Former French finance minister, industry minister, corporate lawyer and professor at Sciences-Po, DSK failed to secure the nomination from his Socialist Party in the 2007 election that Sarkozy won. Indeed, in a cruel twist of fate, newly elected President Sarkozy nominated DSK, to be Managing Director of the FMI, sending his old political rival to the Gulag, Washington, D.C, US of A, far away from French politics. What a brilliant maneuver? Or, was it?”
Uh, yes. Yes it was.
In our April issue, Mark Rickenbach examined the state of affairs in California, weighing the pros and cons of political bulldog Jerry Brown returning as governor:
“And now Jerry Brown takes over for the third time. The idiosyncratic former two-term Governor (1975-1983), dubbed ‘Moonbeam’ has a lot on his plate. Californians overwhelmingly looked to him last November to get the state back on track. His experience and successes in his past two terms, as well as coming from a pedigree of Californian political history (again, his father, Jerry ‘Pat’ Brown, popular and beloved, served two terms) suggests what’s to come from his desk.
A known quantity, now too old to renew long-held presidential ambitions, we recall during his first term that he refused residence in the Governor’s mansion; instead then Governor ‘Moonbeam’ Brown went ‘downmarket’ living in a modest apartment. He refused limousine service that came with the office and got rid of the Governor’s jet.
And, to the delight of most Californians — now take a deep breath – Brown’s even more fiscally conservative than his predecessor Ronald Reagan! And one last plus: he was at the helm when the state saw the biggest surplus in its history.”
Scott Standley wrote an intriguing feature about the other Paris–the Paris of Texas, USA–describing the stark contrast between the world’s top tourist destination and a ghost town in America:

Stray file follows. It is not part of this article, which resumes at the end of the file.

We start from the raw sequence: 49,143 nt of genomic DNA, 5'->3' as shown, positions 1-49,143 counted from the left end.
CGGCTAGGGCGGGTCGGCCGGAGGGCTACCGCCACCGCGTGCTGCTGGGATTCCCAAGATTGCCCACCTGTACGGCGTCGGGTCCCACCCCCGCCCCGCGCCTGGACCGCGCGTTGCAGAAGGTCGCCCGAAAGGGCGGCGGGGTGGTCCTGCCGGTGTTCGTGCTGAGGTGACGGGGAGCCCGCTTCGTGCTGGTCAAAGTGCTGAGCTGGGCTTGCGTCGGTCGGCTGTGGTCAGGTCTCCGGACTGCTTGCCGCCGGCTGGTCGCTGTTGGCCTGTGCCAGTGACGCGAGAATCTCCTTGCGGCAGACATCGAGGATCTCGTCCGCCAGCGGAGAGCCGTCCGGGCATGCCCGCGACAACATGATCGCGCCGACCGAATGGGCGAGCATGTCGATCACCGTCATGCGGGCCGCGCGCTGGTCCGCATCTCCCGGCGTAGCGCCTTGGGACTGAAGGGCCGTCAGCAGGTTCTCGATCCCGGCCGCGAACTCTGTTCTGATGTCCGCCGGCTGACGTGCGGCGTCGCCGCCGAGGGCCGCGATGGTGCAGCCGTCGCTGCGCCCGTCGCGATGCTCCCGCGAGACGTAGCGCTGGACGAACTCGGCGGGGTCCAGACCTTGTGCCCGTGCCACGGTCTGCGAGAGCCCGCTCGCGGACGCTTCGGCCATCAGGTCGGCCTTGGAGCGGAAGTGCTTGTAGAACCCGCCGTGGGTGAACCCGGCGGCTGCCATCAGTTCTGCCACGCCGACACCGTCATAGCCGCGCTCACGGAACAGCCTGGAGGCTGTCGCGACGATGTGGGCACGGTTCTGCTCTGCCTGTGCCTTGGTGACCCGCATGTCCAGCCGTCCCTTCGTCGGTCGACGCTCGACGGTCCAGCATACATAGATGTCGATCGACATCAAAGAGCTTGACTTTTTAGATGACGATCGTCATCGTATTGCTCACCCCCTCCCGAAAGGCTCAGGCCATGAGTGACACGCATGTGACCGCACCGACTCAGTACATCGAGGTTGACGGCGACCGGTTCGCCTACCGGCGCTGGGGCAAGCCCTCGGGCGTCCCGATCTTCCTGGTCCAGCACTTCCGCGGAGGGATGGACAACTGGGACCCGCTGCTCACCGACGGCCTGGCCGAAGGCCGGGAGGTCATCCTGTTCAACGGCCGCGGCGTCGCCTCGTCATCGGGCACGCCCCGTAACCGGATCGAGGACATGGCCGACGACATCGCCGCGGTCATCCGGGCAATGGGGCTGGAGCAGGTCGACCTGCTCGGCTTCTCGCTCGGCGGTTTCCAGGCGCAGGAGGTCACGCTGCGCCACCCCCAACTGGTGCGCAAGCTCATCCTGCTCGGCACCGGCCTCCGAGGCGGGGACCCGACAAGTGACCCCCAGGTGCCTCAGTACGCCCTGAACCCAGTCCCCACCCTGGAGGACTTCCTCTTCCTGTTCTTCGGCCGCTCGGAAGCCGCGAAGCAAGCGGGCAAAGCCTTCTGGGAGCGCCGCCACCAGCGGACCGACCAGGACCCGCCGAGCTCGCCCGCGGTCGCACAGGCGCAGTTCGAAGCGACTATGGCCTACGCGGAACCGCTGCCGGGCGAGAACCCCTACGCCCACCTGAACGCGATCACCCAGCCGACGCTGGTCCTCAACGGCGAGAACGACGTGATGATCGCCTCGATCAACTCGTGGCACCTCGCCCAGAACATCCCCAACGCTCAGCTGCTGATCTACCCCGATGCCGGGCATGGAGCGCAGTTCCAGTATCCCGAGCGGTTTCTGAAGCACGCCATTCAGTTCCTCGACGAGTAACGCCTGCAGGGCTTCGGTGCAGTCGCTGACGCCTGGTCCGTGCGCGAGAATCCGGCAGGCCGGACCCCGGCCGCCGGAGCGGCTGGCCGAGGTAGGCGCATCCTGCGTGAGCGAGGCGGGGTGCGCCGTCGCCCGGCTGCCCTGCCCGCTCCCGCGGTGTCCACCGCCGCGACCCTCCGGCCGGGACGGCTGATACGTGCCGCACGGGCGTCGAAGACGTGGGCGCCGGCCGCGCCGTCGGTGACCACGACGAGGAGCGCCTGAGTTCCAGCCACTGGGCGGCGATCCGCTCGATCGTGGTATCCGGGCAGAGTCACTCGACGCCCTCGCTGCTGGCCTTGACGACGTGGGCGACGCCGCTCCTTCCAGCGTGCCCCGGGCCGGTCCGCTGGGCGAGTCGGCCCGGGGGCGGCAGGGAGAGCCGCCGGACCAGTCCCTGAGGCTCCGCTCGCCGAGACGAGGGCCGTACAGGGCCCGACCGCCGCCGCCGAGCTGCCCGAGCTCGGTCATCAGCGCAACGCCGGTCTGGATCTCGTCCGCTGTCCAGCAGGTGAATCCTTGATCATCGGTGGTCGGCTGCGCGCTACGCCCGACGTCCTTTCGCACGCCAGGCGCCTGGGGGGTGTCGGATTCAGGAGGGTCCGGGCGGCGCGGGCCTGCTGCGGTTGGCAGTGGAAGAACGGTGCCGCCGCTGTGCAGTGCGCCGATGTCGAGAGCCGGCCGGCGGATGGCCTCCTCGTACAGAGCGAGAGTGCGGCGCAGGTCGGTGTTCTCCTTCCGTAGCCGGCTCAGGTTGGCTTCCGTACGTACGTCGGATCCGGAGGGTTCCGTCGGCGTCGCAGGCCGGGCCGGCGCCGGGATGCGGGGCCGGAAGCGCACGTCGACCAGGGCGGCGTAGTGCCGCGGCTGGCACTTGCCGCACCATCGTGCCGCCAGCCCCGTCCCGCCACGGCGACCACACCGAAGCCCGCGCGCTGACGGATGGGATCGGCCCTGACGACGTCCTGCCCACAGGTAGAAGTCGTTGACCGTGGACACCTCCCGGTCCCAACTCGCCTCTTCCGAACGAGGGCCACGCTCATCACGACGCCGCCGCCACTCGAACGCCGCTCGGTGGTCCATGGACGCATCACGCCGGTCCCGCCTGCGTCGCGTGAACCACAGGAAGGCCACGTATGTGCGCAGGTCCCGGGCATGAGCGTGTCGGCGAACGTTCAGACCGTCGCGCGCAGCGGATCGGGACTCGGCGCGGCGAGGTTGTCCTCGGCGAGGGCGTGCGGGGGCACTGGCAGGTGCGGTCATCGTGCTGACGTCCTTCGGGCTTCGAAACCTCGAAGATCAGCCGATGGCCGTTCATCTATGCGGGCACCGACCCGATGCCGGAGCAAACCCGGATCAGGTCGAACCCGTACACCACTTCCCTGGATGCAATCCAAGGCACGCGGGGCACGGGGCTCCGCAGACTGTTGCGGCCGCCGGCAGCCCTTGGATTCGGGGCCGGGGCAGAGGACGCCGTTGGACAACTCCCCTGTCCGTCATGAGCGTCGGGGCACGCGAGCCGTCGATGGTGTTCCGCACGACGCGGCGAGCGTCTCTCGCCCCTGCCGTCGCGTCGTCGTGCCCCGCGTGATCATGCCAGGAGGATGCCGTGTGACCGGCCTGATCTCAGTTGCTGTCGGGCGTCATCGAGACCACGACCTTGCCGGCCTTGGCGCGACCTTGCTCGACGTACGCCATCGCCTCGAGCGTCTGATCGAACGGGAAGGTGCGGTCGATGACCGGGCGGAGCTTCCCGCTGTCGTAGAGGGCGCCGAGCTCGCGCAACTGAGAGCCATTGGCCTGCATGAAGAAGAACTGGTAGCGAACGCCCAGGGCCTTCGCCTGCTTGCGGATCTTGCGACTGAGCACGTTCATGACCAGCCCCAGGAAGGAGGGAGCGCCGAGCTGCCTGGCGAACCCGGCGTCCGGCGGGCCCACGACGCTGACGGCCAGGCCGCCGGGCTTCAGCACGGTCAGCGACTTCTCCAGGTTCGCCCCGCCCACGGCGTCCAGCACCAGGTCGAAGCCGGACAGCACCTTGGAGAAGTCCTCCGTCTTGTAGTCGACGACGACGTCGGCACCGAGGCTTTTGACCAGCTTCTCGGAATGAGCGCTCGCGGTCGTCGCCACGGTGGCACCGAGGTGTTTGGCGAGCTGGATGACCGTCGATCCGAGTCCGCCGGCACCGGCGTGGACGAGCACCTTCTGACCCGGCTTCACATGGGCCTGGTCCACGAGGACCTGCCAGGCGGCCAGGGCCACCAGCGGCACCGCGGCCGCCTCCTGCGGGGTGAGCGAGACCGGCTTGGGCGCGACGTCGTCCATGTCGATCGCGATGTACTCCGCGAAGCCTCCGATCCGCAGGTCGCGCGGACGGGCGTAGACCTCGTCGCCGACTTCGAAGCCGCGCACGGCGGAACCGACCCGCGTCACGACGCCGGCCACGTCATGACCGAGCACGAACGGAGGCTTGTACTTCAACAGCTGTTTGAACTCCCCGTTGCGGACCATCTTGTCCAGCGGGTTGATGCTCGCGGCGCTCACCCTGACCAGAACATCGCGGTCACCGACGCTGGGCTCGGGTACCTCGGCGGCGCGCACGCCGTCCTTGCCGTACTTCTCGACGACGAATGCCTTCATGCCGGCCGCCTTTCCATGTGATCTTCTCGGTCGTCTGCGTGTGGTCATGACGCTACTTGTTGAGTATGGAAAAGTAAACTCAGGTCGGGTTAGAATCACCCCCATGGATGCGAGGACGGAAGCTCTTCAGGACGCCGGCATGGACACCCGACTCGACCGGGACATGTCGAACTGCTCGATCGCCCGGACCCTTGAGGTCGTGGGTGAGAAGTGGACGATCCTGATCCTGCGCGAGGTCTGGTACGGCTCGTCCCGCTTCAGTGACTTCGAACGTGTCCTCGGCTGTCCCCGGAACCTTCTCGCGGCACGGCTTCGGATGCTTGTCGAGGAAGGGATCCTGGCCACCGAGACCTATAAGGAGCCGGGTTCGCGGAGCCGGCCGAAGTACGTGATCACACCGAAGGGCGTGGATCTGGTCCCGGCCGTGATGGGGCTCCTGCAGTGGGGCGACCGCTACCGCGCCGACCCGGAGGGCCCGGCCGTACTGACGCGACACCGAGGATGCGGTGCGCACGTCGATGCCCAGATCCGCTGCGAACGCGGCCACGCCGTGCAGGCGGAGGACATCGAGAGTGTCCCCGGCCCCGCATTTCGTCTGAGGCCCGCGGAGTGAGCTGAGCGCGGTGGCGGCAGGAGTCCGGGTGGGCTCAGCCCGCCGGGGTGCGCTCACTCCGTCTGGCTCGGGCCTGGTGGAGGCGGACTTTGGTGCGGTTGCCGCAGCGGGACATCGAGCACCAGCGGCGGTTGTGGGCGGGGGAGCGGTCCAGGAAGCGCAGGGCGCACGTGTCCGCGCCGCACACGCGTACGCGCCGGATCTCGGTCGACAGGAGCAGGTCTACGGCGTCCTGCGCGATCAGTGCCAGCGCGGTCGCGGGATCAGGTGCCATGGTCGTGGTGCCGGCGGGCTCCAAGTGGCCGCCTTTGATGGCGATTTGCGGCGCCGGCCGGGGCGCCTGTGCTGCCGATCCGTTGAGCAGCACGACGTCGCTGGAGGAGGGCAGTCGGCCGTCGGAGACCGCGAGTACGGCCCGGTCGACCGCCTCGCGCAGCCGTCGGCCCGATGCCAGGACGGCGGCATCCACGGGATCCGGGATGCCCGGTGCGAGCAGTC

“In the last 100 years, Paris’ population has only grown two times its size (Austin’s has grown by 20 times. Houston, 30 times). The downtown square used to thrive with busy department stores. Today, half the shops are empty, the other half antique shops; Paris, Texas’ most interesting days are now behind it, eviscerated by decades-long migration to bigger cities for better jobs and exciting lifestyles. Bright city lights continue to drain small towns like Paris of youth and talent, leaving them to stagnate.”
Who could forget the rise of our (least) favourite political movement, the Tea Party (2.0)? Alison Midori Reilly looked at the roots of this bizarre group in our July issue:
“A conservative political grassroots collective, the Tea Party became a national movement in February 2009, when protests were organized across the United States in response to the Emergency Economic Stabilization Act of 2008, better known as the stimulus package. The name ‘Tea Party’ is a reference to the Boston Tea Party of 1773, when colonists protested to Britain’s new tax on tea by dumping the tea from docked ships into the harbor.
Typically, a Tea Party supporter is a man, he is married, he is over 40, has some higher education, employed, financially secure. Overall, the Tea Party is against government spending and increased taxation. But Tea-Party luminaries insist it isn’t a single-issue movement.
Their main issues include cutting taxes, debt and spending, repealing Obama’s health care law (dubbed Obamacare), and reining in the federal government back into the limits of the centuries-old U.S. Constitution.
Even though the movement is well known for its economic agenda, it also has a very strong social agenda. As a whole, the Tea Party is much more conservative on abortion policy: 59 percent of them believe abortion should be illegal in most cases, compared with 42 percent of registered voters and 56 percent of Republican voters.”
Also in our July issue, Mark Rickenbach examined the cultural phenomenon that is Woody Allen: